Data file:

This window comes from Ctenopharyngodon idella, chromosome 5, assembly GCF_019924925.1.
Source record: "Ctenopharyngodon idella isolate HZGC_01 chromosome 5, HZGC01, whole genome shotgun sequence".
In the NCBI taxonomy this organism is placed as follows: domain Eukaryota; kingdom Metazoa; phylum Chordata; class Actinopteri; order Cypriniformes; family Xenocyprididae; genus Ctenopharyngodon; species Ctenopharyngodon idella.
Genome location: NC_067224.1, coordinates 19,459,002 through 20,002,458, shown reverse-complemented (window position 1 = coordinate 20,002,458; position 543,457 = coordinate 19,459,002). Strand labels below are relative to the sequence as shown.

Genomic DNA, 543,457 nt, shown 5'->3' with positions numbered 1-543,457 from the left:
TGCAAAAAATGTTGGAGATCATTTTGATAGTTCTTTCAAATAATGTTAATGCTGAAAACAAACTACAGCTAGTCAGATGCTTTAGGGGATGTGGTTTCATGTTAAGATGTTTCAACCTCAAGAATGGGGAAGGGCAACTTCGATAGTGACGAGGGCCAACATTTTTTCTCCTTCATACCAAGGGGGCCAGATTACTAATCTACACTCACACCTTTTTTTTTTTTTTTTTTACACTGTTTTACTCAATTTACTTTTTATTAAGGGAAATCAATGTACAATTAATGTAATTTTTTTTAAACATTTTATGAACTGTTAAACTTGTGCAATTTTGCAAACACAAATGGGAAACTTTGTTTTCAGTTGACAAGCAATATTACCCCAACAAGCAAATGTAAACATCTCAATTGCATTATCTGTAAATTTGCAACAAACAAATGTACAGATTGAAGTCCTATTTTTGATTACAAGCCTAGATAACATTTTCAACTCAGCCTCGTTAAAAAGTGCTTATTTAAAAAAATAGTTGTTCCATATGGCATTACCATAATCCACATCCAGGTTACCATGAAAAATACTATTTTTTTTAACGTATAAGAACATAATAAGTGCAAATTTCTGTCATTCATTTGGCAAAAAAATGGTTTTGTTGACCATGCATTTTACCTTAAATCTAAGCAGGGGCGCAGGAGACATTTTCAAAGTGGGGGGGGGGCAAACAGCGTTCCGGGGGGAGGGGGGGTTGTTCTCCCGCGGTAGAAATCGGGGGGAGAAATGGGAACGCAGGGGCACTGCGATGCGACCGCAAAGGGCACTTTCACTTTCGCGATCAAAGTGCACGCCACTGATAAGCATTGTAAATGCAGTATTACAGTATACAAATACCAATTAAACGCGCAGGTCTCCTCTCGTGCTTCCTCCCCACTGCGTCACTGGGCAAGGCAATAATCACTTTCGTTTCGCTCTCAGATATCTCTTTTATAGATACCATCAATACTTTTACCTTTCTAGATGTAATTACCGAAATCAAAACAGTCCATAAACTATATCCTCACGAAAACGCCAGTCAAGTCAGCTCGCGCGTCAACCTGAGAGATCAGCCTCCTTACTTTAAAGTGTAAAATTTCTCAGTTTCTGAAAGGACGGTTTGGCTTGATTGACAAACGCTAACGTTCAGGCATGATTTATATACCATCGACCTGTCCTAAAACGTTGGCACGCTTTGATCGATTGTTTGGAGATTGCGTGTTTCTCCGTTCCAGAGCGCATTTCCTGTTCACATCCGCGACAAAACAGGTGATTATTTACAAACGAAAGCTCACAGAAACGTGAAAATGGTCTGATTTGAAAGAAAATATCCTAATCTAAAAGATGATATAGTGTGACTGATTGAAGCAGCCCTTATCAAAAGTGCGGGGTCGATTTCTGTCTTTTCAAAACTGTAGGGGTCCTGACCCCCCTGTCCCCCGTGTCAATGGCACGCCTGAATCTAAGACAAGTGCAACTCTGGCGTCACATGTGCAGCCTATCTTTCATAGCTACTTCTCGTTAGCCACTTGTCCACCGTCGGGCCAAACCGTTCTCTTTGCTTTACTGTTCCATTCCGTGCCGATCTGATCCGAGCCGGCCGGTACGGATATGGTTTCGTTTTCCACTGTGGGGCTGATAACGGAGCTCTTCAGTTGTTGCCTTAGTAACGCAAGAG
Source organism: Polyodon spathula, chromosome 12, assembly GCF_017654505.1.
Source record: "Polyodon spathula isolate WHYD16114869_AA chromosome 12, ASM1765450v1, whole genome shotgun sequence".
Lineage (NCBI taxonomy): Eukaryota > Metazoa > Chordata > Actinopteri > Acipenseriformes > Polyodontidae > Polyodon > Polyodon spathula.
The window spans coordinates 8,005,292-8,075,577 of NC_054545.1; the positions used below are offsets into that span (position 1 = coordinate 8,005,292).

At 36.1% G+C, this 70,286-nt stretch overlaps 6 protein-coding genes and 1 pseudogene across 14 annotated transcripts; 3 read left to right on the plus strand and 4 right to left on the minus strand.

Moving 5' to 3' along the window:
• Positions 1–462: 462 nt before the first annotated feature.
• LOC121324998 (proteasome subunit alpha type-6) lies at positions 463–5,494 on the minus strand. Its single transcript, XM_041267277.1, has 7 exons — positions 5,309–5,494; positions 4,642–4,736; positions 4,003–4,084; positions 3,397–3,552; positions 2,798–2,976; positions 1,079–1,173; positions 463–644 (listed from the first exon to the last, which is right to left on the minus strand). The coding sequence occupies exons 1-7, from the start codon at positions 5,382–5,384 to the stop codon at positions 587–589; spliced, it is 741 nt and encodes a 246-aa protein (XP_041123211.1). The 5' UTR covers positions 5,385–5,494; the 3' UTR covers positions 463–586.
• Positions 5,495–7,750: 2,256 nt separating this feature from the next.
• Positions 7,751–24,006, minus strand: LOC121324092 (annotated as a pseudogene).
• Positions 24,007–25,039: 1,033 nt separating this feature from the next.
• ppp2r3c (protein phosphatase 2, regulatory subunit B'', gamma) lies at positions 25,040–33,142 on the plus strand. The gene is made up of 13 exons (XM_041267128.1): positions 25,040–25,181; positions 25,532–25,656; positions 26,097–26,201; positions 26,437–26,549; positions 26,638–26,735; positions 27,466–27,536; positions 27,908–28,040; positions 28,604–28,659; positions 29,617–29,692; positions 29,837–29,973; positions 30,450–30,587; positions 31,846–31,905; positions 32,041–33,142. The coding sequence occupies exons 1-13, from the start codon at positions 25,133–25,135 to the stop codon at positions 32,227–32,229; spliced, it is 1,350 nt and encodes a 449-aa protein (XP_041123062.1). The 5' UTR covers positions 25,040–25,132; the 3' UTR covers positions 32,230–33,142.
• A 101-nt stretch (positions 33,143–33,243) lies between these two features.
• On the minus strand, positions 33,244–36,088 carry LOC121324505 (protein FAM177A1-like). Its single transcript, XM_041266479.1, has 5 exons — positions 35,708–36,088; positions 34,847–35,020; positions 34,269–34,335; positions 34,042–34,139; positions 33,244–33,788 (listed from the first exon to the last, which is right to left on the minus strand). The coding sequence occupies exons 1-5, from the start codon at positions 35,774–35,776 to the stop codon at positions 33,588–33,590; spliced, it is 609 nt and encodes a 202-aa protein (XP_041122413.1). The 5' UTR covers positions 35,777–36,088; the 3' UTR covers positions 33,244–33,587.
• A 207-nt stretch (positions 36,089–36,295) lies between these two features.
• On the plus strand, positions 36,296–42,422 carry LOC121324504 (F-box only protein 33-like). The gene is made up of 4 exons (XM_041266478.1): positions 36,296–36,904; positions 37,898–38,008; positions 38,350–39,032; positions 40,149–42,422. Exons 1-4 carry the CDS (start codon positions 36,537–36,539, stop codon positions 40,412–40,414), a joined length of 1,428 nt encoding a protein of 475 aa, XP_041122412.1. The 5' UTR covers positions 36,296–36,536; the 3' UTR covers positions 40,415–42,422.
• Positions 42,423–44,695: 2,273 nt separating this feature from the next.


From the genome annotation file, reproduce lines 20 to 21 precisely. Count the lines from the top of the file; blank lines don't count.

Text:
• On the minus strand, positions 33,244–36,088 carry LOC121324505 (protein FAM177A1-like). Its single transcript, XM_041266479.1, has 5 exons — positions 35,708–36,088; positions 34,847–35,020; positions 34,269–34,335; positions 34,042–34,139; positions 33,244–33,788 (listed from the first exon to the last, which is right to left on the minus strand). The coding sequence occupies exons 1-5, from the start codon at positions 35,774–35,776 to the stop codon at positions 33,588–33,590; spliced, it is 609 nt and encodes a 202-aa protein (XP_041122413.1). The 5' UTR covers positions 35,777–36,088; the 3' UTR covers positions 33,244–33,587.
• A 207-nt stretch (positions 36,089–36,295) lies between these two features.